February and Flat-Out Love

February has been a pretty scarce month for me as far as reviews. I promise to make up for it.

First of all, in one of my last posts I mentioned the crazy reading list I had for college. I made it through them all, thankfully, but only have more to add now (of course!) This week I’ll be reading Three Kingdoms, which is a historical novel from China. I also hopefully will be posting on here soon about North and South, which I recently read and LOVED for British Lit.

But anyways! So I’m home on break this week and I had the fantastic opportunity to take a Young Adult writing class at the Loft. The two teachers (Laura Bradley Rede and Carrie Mesrobian) sent us away with a reading list of about sixty books, so I definitely have my work cut out for me! It was pretty amusing actually – we went around in a circle and talked about our own ideas at one point and then they “prescribed” books for us to read and learn from. Really great.

I just read Flat-Out Love by Jessica Park and absolutely loved it. I devoured the book in about two days on my NOOK. The main character, Julie, has just moved from Ohio to Boston for her freshman year of college, and finds herself without a place to live. Luckily, her mom’s college roommate lives in Boston, and she moves in with the family. Julie fits right in and loves the quirky family, down to the 13-year old girl Celeste who carries around a cardboard cutout of her oldest brother, Finn, who is apparently away travelling the world. Julie gets along with Matt when she’s not poking fun at his nerdy choice of t-shirts (his favorite is one that self-proclaims “Geek”) and starts to feel at home with her new family.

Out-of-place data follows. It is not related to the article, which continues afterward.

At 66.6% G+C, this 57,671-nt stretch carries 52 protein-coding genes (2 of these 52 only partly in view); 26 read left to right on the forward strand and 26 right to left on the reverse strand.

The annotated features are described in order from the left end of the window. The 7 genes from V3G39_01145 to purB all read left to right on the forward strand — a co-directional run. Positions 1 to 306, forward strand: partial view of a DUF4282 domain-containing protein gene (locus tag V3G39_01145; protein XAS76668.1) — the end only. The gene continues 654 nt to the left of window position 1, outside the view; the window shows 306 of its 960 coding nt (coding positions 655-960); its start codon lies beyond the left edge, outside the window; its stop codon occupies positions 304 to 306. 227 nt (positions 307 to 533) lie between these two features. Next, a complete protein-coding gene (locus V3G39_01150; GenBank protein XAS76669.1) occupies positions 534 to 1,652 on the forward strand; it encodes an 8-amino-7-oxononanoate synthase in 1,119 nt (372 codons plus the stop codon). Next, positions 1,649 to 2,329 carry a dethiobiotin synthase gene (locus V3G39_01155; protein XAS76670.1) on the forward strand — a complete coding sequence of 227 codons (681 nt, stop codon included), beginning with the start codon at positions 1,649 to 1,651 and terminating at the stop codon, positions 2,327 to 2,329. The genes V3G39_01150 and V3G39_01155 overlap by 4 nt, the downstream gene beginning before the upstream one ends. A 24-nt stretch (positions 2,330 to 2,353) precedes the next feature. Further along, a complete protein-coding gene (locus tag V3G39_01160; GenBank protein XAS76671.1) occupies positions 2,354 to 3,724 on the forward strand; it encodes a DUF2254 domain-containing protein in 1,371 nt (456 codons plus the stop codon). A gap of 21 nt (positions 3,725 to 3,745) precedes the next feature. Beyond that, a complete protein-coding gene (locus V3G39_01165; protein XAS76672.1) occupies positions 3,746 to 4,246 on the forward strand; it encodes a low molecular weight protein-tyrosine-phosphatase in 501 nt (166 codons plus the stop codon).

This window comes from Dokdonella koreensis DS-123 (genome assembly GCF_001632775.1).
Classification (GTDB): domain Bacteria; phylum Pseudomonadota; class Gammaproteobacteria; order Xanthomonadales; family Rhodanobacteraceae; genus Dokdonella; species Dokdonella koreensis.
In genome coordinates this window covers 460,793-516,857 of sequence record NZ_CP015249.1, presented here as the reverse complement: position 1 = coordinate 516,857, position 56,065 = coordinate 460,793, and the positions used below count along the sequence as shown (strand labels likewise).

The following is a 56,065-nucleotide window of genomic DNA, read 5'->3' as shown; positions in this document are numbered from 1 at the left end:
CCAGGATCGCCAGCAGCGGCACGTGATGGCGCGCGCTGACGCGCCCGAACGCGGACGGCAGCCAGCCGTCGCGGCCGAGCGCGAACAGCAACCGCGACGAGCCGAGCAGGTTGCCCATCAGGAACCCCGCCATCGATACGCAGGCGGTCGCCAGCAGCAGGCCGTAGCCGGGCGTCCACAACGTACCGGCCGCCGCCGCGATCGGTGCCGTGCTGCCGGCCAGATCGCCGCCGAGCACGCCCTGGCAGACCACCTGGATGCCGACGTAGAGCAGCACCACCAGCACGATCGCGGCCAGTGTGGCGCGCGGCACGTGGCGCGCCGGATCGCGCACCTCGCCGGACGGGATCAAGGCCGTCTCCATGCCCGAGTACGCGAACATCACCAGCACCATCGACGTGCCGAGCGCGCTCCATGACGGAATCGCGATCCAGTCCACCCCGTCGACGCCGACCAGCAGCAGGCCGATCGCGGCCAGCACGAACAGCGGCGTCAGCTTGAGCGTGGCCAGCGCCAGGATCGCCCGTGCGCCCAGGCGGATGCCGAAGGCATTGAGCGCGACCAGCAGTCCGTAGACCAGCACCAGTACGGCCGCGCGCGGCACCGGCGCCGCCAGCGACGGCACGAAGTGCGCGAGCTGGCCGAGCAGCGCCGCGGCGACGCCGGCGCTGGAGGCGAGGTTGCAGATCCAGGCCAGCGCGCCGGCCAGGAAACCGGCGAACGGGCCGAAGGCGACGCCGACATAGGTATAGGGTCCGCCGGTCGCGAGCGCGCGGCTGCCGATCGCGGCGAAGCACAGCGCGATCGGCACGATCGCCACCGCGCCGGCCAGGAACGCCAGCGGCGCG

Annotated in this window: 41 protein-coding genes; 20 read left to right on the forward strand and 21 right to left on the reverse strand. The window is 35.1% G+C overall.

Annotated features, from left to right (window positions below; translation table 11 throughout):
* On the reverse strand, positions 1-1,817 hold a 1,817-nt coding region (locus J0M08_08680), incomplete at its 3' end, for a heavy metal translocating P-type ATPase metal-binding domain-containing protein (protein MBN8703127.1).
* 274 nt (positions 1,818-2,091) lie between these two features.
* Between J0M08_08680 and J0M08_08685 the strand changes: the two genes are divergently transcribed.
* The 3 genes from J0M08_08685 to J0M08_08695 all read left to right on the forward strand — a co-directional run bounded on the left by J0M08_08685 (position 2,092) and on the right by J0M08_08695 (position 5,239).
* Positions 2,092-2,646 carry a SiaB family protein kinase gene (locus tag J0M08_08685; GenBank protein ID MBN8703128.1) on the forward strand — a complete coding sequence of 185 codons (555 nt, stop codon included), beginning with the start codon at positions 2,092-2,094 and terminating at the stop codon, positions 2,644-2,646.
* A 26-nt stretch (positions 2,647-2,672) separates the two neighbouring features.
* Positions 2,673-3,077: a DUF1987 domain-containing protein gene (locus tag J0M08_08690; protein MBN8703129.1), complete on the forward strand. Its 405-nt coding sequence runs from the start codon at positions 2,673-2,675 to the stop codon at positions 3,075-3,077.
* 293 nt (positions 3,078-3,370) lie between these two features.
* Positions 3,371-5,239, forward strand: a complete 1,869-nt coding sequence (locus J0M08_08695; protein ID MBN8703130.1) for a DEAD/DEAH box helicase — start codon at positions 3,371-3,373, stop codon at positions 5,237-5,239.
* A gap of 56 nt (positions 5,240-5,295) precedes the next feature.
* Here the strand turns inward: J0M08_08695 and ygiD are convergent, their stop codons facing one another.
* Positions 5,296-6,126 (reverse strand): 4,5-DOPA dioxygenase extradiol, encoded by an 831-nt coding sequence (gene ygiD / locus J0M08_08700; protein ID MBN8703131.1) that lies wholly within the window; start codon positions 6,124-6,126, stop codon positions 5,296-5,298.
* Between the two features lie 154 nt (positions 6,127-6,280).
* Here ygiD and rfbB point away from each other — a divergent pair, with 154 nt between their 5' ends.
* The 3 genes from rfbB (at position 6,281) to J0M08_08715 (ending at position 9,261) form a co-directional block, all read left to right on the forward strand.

However, underneath, the family is far from normal. The parents are strangely absent and Matt is left to care for Celeste, which eliminates any chance at a normal college experience for him at MIT. Celeste is on the verge of being kicked out of her advanced school for lacking social skills, and Finn sends emails and Facebook messages to Julie offering cryptic advice. On top of all of this is a surprising love story that develops.

Julie, of course, decides to take this all on and help the family connect, despite her lack of knowledge about what makes them all so estranged from each other. She cares about them all deeply and feels embedded in their lives. She begins to change things and draws them all closer together. I won’t give anything away, but the last few chapters of the book would not let me leave because the outcome is so unexpected.

My favorite thing about this book is that Park has created such a believable narrator. Julie is so real – she ends up being parts of you, parts of your best friend, even parts of the girl you can’t stand sometimes. She’s funny and clueless in love, but has compassion and a drive to do what’s right. Any girl can relate to her. I wish there was more to the story, because I was really sad to leave Julie behind in the pages. I highly recommend this book to anyone who likes stories about young adults, adjusting to college, romance, or family dramas.

On a related side note, the website for the book is http://flatoutlove.blogspot.com/. The author is working on an app for the book, which blows my mind. All of the Facebook status updates and messages, songs, and video content, will be transferred into some crazy cool interactive experience that will totally suck you into the book. It took me long enough to come around to the idea of an e-book…and now there are interactive apps of books! I wonder what will be next.

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Bird by Bird

I recently read and thoroughly enjoyed Bird by Bird: Some Instructions on Writing and Life by Anne Lamott. What made this book so interesting, as opposed to other books about writing, is that she mixes life and writing until the two aspects are inseperable. And of course, that is perfectly fitting because we write about life and to experience it again, and we live because we express things, often in writing.